It’s Time To Get Real About Data Security

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Data protection is a hot topic. From the introduction of GDPR last month to new data breaches hitting big companies, there are several warnings out there to get your data security in check.

 

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Whether you’re a large or small business, data protection is important. Taking steps to secure your data will protect your business, your reputation as well as the valuable data of your customers and clients.

 

Are you ready to get real about data security? Read more about some of the steps you can take to secure your data below.

Why is data security so important?

Data is a valuable commodity and keeping your data secure is a top priority for any business. When data falls into the wrong hands, there can be some serious consequences, and once it’s out there – it’s hard to recover it.

 

Everyone works with data. From employees’ personal details to payment details of customers and clients, businesses handle a lot of data each day. Protecting that data is in your business’ best interests to prevent rival companies and hackers from accessing data, but also to make sure that you can access your data easily.

 

The reputational risk for a data breach is high. Most recently, Dixons Carphone has become the latest big company to admit a data breach, following on from other high-profile breaches such as FedEx, MyHeritage and Under Armour/ MyFitnessPal in recent months. These breaches not only cost businesses money to try and rectify the damage, but the trust lost in these businesses means that they lose both loyal customers and potential new ones.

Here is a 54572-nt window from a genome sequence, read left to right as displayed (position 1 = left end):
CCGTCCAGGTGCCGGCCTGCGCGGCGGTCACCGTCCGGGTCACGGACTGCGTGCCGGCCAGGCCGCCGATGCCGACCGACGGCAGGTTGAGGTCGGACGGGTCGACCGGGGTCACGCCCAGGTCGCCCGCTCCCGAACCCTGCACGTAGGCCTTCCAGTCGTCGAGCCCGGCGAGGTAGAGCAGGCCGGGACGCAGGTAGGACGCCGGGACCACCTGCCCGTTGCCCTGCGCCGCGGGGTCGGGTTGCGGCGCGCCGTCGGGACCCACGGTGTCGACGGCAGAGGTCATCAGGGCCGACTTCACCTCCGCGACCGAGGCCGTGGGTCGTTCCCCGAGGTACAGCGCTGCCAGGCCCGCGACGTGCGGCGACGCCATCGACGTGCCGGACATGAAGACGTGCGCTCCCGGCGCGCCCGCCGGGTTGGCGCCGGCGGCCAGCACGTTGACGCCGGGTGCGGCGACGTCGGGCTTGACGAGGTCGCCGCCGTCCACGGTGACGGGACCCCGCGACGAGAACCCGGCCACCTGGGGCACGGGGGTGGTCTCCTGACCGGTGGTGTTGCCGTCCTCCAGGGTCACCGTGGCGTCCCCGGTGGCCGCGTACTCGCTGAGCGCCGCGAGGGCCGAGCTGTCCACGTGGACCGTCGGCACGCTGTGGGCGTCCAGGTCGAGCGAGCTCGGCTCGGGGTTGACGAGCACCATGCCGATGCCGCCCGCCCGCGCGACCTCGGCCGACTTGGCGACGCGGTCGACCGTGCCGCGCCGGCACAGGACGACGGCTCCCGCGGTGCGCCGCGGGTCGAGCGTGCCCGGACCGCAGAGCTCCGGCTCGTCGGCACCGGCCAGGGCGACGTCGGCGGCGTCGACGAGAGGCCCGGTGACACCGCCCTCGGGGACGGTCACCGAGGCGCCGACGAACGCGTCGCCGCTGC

GDPR

GDPR (General Data Protection Regulation), is a term you might have heard a lot in recent months, and finally came into effect on 25 May 2018. A replacement for the former 1995 Data Protection Directive, it ensures that all data is protected by a set of minimum standards that must be adhered to. Now that’s it’s here, you need to ensure that your business is GDPR compliant.

Is it time for a data audit?

If your data protection practices haven’t been updated in a while, it could be time for a data audit. A data audit will tell answer questions such as the types and volume of data you hold, who has access to it and who uses it, how is it processed and stored and what your retention or deletion processes are.

 

You can bring in an independent party to carry out a data audit on your behalf, or you could make it your responsibility. Your data audit is also a good opportunity for you to check over your IT security to ensure that all of your networks, systems, and applications are up to date to uphold data protection.

 

A data audit is also a good opportunity to talk to your employees about data protection and to give them a refresh on how to handle data.

Preventing cybercrime